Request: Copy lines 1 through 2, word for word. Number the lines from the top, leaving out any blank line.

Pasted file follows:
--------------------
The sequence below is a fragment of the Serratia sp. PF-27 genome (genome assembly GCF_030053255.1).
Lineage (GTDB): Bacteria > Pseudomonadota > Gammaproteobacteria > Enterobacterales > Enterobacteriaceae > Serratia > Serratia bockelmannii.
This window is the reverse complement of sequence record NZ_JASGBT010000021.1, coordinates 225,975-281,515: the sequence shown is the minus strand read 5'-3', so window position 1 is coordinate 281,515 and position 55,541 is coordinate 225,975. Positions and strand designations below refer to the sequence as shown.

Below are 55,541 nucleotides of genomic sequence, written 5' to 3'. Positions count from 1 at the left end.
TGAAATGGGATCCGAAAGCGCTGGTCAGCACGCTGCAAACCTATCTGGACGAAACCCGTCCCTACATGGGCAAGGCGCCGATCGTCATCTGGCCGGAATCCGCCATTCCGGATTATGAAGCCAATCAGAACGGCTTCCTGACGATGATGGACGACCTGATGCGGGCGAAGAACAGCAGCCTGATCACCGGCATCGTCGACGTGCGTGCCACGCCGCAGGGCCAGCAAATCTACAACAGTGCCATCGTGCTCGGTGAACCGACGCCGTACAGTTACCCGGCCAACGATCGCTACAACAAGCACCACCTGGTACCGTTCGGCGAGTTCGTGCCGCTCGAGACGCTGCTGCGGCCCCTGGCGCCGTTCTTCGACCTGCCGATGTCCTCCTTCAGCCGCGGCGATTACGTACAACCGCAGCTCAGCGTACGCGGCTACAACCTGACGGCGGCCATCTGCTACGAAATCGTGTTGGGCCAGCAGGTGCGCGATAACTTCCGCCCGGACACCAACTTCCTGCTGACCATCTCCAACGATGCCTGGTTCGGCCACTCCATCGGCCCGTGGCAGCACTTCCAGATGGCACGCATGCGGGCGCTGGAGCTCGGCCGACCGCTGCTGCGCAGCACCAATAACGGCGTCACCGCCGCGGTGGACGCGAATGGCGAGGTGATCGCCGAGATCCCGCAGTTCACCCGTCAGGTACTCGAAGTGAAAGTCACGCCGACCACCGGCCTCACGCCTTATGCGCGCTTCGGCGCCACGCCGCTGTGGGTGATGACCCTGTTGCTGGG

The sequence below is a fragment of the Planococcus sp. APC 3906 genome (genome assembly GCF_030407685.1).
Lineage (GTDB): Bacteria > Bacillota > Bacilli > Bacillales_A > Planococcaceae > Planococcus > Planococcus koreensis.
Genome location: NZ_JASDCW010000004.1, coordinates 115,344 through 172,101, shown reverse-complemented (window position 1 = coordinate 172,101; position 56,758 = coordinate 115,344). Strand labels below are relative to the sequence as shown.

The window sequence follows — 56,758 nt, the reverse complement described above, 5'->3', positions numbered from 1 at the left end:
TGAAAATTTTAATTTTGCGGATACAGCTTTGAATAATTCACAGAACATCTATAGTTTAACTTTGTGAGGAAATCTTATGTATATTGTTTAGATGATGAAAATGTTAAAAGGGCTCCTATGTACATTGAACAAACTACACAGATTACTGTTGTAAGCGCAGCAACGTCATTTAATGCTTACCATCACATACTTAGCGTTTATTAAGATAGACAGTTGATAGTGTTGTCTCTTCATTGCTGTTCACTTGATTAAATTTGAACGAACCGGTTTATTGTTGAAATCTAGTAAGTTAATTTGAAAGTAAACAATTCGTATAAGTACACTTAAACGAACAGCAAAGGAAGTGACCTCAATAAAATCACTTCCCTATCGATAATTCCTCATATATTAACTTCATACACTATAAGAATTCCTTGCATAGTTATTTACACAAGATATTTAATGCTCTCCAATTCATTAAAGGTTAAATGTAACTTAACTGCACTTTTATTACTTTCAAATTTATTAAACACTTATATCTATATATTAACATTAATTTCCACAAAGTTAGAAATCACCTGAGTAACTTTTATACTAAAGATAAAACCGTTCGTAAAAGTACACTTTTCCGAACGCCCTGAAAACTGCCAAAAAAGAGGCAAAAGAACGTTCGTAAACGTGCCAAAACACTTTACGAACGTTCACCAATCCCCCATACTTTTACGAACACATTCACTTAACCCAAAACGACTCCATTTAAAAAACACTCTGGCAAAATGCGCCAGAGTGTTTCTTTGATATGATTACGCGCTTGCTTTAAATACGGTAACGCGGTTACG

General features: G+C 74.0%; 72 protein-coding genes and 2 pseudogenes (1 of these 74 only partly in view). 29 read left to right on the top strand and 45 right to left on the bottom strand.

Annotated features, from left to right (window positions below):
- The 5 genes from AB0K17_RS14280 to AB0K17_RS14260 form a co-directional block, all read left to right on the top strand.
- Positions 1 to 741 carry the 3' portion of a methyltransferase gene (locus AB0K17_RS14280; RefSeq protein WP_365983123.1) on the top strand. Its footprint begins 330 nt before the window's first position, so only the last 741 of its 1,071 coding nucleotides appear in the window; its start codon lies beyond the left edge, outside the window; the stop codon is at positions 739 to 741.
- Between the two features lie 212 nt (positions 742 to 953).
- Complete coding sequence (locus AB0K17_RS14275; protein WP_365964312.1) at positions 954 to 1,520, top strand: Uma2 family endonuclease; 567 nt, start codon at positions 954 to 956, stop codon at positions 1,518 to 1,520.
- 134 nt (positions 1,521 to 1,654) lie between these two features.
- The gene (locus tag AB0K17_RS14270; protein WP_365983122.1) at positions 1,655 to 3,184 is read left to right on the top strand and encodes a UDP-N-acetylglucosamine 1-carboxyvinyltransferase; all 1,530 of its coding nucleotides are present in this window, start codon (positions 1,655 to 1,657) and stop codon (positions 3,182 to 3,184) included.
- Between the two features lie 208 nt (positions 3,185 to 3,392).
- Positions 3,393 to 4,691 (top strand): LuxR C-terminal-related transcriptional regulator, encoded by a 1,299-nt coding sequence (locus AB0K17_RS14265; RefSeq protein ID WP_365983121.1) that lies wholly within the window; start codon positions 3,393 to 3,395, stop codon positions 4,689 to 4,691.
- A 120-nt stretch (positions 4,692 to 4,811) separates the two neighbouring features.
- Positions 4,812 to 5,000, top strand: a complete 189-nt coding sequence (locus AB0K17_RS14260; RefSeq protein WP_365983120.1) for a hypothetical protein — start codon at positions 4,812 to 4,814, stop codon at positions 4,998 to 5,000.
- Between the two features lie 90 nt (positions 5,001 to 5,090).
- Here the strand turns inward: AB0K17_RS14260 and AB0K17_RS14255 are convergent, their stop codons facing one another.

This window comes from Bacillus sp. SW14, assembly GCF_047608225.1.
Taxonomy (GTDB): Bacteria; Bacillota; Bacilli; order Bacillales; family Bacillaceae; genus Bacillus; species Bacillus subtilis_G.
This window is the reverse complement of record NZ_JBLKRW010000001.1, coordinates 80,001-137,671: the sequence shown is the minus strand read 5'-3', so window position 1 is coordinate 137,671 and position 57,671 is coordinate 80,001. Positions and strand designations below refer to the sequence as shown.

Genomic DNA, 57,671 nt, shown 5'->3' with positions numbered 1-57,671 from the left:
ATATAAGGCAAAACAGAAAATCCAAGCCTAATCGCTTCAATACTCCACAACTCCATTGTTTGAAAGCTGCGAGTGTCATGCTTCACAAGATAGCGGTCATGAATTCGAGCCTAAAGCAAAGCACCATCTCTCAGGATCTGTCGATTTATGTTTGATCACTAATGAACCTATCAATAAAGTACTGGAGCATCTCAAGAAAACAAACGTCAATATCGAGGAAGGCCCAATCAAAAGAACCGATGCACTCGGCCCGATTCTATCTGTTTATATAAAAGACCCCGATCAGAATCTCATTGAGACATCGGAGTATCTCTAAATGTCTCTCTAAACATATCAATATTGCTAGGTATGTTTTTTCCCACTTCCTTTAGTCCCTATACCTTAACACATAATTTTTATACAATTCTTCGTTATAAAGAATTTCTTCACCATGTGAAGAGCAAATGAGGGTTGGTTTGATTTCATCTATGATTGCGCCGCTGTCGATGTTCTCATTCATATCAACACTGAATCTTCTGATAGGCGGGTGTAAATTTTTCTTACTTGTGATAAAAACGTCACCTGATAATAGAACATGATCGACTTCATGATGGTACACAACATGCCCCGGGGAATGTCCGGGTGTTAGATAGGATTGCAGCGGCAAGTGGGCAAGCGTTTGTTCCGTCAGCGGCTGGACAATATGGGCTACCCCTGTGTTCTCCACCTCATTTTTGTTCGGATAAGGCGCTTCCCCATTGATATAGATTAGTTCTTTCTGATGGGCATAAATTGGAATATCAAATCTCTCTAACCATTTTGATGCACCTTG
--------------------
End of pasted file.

The sequence below is a fragment of the Serratia sp. PF-27 genome (genome assembly GCF_030053255.1).
Lineage (GTDB): Bacteria > Pseudomonadota > Gammaproteobacteria > Enterobacterales > Enterobacteriaceae > Serratia > Serratia bockelmannii.